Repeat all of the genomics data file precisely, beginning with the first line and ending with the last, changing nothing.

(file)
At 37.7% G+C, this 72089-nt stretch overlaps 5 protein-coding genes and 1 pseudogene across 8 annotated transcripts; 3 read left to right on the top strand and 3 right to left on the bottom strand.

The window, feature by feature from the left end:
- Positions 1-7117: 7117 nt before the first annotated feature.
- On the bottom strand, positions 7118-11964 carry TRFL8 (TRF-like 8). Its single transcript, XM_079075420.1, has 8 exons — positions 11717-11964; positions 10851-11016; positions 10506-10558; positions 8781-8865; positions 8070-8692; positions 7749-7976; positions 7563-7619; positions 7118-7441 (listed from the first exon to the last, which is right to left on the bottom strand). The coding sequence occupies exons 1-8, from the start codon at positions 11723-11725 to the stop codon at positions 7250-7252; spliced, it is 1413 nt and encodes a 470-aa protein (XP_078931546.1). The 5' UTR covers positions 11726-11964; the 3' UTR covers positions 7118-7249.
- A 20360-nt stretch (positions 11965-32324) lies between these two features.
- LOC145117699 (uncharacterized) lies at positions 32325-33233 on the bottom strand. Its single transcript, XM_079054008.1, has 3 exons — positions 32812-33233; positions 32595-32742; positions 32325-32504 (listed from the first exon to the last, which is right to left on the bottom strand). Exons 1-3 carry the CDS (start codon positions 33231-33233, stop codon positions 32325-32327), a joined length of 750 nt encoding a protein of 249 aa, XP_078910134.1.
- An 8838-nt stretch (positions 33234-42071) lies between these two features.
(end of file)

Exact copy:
At 37.7% G+C, this 72089-nt stretch overlaps 5 protein-coding genes and 1 pseudogene across 8 annotated transcripts; 3 read left to right on the top strand and 3 right to left on the bottom strand.

The window, feature by feature from the left end:
- Positions 1-7117: 7117 nt before the first annotated feature.
- On the bottom strand, positions 7118-11964 carry TRFL8 (TRF-like 8). Its single transcript, XM_079075420.1, has 8 exons — positions 11717-11964; positions 10851-11016; positions 10506-10558; positions 8781-8865; positions 8070-8692; positions 7749-7976; positions 7563-7619; positions 7118-7441 (listed from the first exon to the last, which is right to left on the bottom strand). The coding sequence occupies exons 1-8, from the start codon at positions 11723-11725 to the stop codon at positions 7250-7252; spliced, it is 1413 nt and encodes a 470-aa protein (XP_078931546.1). The 5' UTR covers positions 11726-11964; the 3' UTR covers positions 7118-7249.
- A 20360-nt stretch (positions 11965-32324) lies between these two features.
- LOC145117699 (uncharacterized) lies at positions 32325-33233 on the bottom strand. Its single transcript, XM_079054008.1, has 3 exons — positions 32812-33233; positions 32595-32742; positions 32325-32504 (listed from the first exon to the last, which is right to left on the bottom strand). Exons 1-3 carry the CDS (start codon positions 33231-33233, stop codon positions 32325-32327), a joined length of 750 nt encoding a protein of 249 aa, XP_078910134.1.
- An 8838-nt stretch (positions 33234-42071) lies between these two features.